What's the Fix for Texas' Voter ID Law?

"Time is short" to implement a replacement


Image by Jason Stout/Thinkstock

Voter ID in Texas violates the Voting Rights Act, and the state must develop new rules before the November election. That was the definitive statement in a majority opinion, nine to six, issued by the 5th Circuit Court of Appeals last week. But don't put your driver's license away quite yet. While the court has ruled that the current state rules are in the wrong, no one knows what the replacement rules will look like. Travis County Clerk Dana DeBeauvoir said, "We don't know very much. The takeaway is that we don't know what to do."

The core issue was the strict photo ID requirements passed in 2011's Senate Bill 14, which have been facing legal challenges for half a decade. In 2012, the Justice Department blocked implementation of the rules, and then the state lost its first major defense in 2014, when U.S. District Judge Nelva Gonzales Ramos found that the law did indeed suppress minority voters. The majority opinion of the 5th Circuit's 15-member appeals bench upheld the core ruling of the lower court, and instructed it to create interim rules in time for the November 8 general election.

This is the latest ruling in a case that has seen the law bounce as far as the U.S. Supreme Court and back down again. So for now, when it comes to the upcoming Novem­ber election, the court actually rejected two of the claims made by the plaintiffs (a diverse group including the League of United Latin American Citizens and Congressman Marc Veasey, D-Ft. Worth), and upheld a third.

Normally, scoring one out of three is pretty poor, but in this case the plaintiffs have plenty of reasons to be happy. The appeals court found that it's not just that the current law has left over 600,000 registered voters in Texas without the right documentation to exercise their constitutional right: it's that the rules have a disproportionate impact on minority voters. In total, 4.5% of all registered voters in the state lack a suitable government-issued photo ID; however, that figure drops to 2% for white residents, rises to 6% for Hispanic residents, and a startling 8% among African-Americans voters. Moreover, the ruling castigated the state for its "lackluster educational efforts" in informing voters on what they needed.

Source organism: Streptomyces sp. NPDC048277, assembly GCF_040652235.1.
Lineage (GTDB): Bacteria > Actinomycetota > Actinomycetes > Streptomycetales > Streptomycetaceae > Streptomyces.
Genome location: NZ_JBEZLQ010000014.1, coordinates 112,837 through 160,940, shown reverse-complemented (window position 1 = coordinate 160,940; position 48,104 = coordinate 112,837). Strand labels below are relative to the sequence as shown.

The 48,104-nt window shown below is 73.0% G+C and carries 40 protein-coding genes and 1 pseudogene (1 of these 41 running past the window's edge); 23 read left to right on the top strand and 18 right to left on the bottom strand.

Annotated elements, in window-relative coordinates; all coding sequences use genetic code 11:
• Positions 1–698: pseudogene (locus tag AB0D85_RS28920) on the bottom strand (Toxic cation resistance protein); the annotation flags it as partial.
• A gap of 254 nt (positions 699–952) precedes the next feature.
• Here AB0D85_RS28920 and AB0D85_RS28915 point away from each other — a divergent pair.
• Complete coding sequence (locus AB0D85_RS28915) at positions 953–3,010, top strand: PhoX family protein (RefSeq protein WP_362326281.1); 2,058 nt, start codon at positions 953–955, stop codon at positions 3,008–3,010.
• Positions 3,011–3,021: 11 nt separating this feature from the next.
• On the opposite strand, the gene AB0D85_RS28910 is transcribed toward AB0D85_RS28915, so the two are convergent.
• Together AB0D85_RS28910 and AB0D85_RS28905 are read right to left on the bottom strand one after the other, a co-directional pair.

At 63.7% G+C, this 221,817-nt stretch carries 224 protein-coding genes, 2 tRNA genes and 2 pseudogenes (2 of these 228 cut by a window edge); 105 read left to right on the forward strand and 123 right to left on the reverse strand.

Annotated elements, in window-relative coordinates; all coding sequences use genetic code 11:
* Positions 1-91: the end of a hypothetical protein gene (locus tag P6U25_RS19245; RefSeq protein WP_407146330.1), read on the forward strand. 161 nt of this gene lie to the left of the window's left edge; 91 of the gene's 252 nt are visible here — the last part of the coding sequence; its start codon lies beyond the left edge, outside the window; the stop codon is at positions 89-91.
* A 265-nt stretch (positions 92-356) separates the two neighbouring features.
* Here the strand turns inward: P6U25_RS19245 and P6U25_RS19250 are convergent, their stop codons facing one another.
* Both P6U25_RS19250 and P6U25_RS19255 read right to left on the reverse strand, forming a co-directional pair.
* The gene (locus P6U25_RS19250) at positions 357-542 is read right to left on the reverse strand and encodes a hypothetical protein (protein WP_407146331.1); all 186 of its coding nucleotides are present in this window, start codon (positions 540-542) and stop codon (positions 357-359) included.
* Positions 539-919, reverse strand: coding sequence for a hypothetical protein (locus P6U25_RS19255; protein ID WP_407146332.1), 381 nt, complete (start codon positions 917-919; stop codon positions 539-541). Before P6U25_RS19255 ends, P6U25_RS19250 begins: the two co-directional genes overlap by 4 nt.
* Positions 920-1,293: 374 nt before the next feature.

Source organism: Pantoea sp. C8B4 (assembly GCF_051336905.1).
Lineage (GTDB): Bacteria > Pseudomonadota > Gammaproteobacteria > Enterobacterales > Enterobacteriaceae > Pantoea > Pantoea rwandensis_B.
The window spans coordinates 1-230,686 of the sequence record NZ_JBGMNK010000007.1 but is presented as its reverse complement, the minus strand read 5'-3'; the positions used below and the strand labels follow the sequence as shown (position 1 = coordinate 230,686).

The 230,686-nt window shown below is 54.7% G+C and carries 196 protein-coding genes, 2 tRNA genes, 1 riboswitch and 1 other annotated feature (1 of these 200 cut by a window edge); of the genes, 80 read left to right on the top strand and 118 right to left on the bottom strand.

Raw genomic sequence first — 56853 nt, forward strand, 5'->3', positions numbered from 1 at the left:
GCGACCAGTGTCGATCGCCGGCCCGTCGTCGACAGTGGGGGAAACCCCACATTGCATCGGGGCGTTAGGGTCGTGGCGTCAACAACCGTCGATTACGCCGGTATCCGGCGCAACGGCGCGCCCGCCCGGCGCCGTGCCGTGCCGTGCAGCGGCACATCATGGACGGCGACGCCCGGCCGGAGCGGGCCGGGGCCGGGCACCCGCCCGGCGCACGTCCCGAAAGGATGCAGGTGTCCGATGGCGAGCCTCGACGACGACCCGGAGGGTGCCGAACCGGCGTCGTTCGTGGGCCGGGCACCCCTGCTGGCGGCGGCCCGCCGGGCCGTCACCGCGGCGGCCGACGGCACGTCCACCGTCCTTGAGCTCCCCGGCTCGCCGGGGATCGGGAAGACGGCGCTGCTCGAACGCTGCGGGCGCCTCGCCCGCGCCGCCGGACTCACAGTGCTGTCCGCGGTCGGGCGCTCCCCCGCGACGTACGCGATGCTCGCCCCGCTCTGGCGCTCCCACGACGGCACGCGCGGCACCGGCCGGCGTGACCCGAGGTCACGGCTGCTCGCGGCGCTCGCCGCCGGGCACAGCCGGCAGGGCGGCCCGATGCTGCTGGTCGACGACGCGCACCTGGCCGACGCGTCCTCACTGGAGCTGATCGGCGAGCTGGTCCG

But Veasey et al. didn't win on every point. While the court agreed that the bill was discriminatory in effect, that was not proven to be the intent of its authors. However, that's a more mixed decision than it sounds, as the court actually remanded that section back down to the lower court for further consideration. The court also rejected the idea that the rules were a de facto poll tax, because the main form of ID listed required a fee. Here, the court ruled that, since the state issues a free Election Identification Certi­ficate (EIC), that argument held no water. Judge Ramos had sided with the plaintiffs, because the birth certificate required to get an EIC still costs money. DeBeauvoir echoed that sentiment, saying that EICs are "free, except that it's not free because you still have to have your background documentation." Moreover, she noted that "a piddly amount" of EICs had been issued to Travis County voters, and that's worrisome, because voters in the area have much access to issuing locations. Many rural DPS stations have been closed over the last few years, "so you can't even get to a location without driving quite a distance."

So what now? The appeals bench has remanded the case back to the trial court, and it will be that lower court that fashions at least the interim replacement rules. However, the court may already have tipped its hand. There is a special election in San Antonio's Texas House District 120 on Aug. 2, for which Attorney General Ken Paxton and the plaintiffs in the original suit have agreed to a one-off set of rules. In addition to the list of valid IDs under SB 14, voters will be able to use alternative IDs, such as voter registration cards or utility bills, and then sign an affidavit allowing them to use a provisional ballot.

The court could conceivably use that as the statewide fix, but DeBeauvoir said she had heard discussion in some quarters of adopting what is known as the Indiana plan. Like Texas, Indiana requires a photo ID to vote, but the list of eligible documents is much longer, and includes options like student IDs, and an affidavit bypass as has been approved for HD 120. Significantly, it has already passed muster before the U.S. Supreme Court, so adopting it could bring a hasty end to Texas' never-ending litigation.

The more pressing question for DeBeau­voir and her fellow county clerks is when the interim rules will be decided. If the court is to fashion new processes in time for November, "time is short," the appeals justices wrote. Early voting for the Nov. 8 election begins on Oct. 24, but with training of election judges scheduled to begin in September, DeBeauvoir said, "We really need the trial court to give us that advice by Labor Day."

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KEYWORDS FOR THIS STORY

voter ID, Voting Rights Act, Senate Bill 14, Nelva Gonzales Ramos, Dana DeBeauvoir, Election Identification Certificate, poll tax, November 2016 Election

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